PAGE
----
How a 91-year-old lecturer became a 2016 art star
Etel Adnan's new show at the Serpentine Sackler Gallery shows the fruits of a varied life, lived to the full
Etel Adnan has lived so rich and varied a life, it’s almost overwhelming to learn that, at the age of 91, this Lebanese American novelist, journalist, illustrator, cartoonist, poet, essayist and philosophy lecturer is about to become an art star too.
Born in Lebanon in 1925 to a Greek mother and a Syrian father, Adnan studied as an undergraduate at the Sorbonne in Paris, and enrolled in graduate programmes at Harvard, then Berkley. She taught in California before returning to Beirut in 1972 to work on a French-language newspaper. Her novel about the Lebanese civil war, Sitt Marie Rose, won the Amitié Franco-Arab Prize in 1977. However, Adnan, who now divides her time between California and France, is only just beginning to find her place within the international art world.
Her work was included in the 2012 Documenta 13 show in Kessels, Germany, and in the 2014 Whitney Biannual, and is in the permanent collections of MoMA, the British Museum and the Pompidou, she hasn’t the kind of institutional representation you might expect, given the strength of a new London show, which opens today at the Serpentine Sackler Gallery.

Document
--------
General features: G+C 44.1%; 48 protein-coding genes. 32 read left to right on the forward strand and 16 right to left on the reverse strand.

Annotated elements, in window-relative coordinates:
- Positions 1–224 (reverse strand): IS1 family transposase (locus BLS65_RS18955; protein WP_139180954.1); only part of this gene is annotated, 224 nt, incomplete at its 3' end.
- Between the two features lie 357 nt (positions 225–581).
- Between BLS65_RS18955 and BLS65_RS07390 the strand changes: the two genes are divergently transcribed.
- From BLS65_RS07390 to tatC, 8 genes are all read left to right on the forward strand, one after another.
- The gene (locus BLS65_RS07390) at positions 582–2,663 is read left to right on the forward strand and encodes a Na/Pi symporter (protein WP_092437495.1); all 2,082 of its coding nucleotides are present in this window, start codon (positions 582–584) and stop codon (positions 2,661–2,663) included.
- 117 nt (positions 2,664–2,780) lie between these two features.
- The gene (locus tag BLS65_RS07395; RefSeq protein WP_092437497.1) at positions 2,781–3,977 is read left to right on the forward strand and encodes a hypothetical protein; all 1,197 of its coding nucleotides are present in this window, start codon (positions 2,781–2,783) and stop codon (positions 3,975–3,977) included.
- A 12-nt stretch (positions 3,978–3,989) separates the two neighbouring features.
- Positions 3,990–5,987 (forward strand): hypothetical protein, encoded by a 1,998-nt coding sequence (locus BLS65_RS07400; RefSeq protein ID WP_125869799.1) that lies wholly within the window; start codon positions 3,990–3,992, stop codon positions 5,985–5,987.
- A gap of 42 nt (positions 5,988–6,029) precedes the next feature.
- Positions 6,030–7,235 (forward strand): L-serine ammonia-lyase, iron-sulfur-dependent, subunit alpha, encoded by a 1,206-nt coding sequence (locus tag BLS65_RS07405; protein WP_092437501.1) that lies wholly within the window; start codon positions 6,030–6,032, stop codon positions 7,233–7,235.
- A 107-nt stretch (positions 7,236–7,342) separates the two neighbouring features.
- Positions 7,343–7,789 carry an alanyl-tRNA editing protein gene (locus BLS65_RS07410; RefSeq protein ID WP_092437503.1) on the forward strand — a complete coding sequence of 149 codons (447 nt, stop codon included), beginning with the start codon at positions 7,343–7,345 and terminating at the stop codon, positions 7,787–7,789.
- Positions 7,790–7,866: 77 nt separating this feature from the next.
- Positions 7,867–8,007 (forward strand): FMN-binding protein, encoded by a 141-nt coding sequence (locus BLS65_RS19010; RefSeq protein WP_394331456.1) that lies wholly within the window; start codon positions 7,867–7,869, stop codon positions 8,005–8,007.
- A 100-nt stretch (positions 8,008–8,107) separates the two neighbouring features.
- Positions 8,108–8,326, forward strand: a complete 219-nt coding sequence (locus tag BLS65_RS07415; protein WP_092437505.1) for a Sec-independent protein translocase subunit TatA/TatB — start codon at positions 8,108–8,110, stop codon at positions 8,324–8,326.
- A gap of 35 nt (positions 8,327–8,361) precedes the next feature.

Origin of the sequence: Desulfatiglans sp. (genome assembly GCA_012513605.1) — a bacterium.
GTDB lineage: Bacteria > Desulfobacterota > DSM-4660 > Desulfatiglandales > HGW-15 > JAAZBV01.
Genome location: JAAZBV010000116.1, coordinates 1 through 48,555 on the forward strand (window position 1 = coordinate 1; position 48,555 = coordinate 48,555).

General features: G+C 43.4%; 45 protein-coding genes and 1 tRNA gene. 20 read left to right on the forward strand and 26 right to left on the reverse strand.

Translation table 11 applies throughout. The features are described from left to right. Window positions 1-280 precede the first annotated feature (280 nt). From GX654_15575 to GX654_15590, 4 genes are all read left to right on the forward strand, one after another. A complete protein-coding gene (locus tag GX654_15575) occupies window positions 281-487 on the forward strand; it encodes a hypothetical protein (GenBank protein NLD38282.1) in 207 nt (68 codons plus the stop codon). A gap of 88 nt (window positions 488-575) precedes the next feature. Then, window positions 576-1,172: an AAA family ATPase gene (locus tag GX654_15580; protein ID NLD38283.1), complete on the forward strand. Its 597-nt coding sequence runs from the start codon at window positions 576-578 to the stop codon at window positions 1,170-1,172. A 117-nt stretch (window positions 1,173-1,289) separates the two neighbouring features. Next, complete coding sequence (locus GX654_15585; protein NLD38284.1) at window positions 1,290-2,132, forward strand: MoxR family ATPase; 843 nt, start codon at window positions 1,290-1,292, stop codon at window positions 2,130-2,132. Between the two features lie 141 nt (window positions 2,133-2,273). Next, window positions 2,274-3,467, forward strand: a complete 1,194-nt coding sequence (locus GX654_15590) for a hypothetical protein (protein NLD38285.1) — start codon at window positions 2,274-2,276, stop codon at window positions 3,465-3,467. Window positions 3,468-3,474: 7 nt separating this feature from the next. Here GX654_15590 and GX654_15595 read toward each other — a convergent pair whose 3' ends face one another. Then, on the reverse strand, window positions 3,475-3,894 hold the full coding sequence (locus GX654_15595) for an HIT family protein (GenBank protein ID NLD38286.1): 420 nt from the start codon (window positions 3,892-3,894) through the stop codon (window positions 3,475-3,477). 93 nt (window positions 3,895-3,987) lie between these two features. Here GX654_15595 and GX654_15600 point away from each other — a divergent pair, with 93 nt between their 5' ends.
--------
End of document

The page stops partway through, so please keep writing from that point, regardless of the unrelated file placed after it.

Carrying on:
The Weight of the World, which is on until 11 September, is largely made up of colourful, vigorous abstract paintings; the earliest date from the 1960s, while the most recent – including the series which gives the show its name – were created in 2016.
Most of these are oil on canvas, but a few are watercolours, and a few more are painted wool tapestries. These were partially inspired by the Persian rugs of her childhood. She drew on old sketchbook pieces when creating the textiles and this unusual use of media, combined with employment of the artist’s vast archive, hints at the show’s depths.
There are also some films from the 1980s, snatches of poetry and memoirs on paper, and also a series of leporellos, or concertina-folded sketchbooks, which open out into a kind of strip of text, images and pictograms. One carries a poem by the Lebanese writer Issa Makhlouf; another depicts the New York skyline; another multiple views of Mount Tamalpais in Marin County, California, which Adnan has been painting and drawing for the past few decades.
You can spot Tamalpais, in varying degrees of abstraction on almost every wall of the gallery – when asked by a TV interviewer who was the most important person she had ever met, the artist apparently answered “a mountain.” Yet that’s perhaps the only overarching theme in this show which covers many languages and continents, never mind various media and artistic periods, save perhaps the undeniable fact that Adnan’s work is the product of a life fully lived.